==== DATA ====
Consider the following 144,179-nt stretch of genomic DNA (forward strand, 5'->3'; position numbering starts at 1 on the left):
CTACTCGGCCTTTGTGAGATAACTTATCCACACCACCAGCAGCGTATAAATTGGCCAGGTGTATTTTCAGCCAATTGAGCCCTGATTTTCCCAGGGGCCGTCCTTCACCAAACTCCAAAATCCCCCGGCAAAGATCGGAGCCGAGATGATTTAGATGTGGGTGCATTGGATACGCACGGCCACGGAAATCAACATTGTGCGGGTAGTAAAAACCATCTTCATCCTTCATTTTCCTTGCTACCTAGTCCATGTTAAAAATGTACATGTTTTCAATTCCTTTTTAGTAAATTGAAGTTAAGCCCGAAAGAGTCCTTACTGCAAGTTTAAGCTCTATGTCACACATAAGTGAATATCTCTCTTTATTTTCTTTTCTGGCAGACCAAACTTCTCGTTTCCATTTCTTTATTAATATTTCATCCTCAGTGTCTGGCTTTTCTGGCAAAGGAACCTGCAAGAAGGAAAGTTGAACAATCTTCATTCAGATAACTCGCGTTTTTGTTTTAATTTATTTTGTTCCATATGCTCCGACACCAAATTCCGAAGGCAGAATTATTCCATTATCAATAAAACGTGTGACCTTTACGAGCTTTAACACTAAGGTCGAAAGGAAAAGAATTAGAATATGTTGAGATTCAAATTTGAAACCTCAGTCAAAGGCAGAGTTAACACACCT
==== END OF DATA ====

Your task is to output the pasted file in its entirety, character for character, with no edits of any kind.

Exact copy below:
Consider the following 144,179-nt stretch of genomic DNA (forward strand, 5'->3'; position numbering starts at 1 on the left):
CTACTCGGCCTTTGTGAGATAACTTATCCACACCACCAGCAGCGTATAAATTGGCCAGGTGTATTTTCAGCCAATTGAGCCCTGATTTTCCCAGGGGCCGTCCTTCACCAAACTCCAAAATCCCCCGGCAAAGATCGGAGCCGAGATGATTTAGATGTGGGTGCATTGGATACGCACGGCCACGGAAATCAACATTGTGCGGGTAGTAAAAACCATCTTCATCCTTCATTTTCCTTGCTACCTAGTCCATGTTAAAAATGTACATGTTTTCAATTCCTTTTTAGTAAATTGAAGTTAAGCCCGAAAGAGTCCTTACTGCAAGTTTAAGCTCTATGTCACACATAAGTGAATATCTCTCTTTATTTTCTTTTCTGGCAGACCAAACTTCTCGTTTCCATTTCTTTATTAATATTTCATCCTCAGTGTCTGGCTTTTCTGGCAAAGGAACCTGCAAGAAGGAAAGTTGAACAATCTTCATTCAGATAACTCGCGTTTTTGTTTTAATTTATTTTGTTCCATATGCTCCGACACCAAATTCCGAAGGCAGAATTATTCCATTATCAATAAAACGTGTGACCTTTACGAGCTTTAACACTAAGGTCGAAAGGAAAAGAATTAGAATATGTTGAGATTCAAATTTGAAACCTCAGTCAAAGGCAGAGTTAACACACCT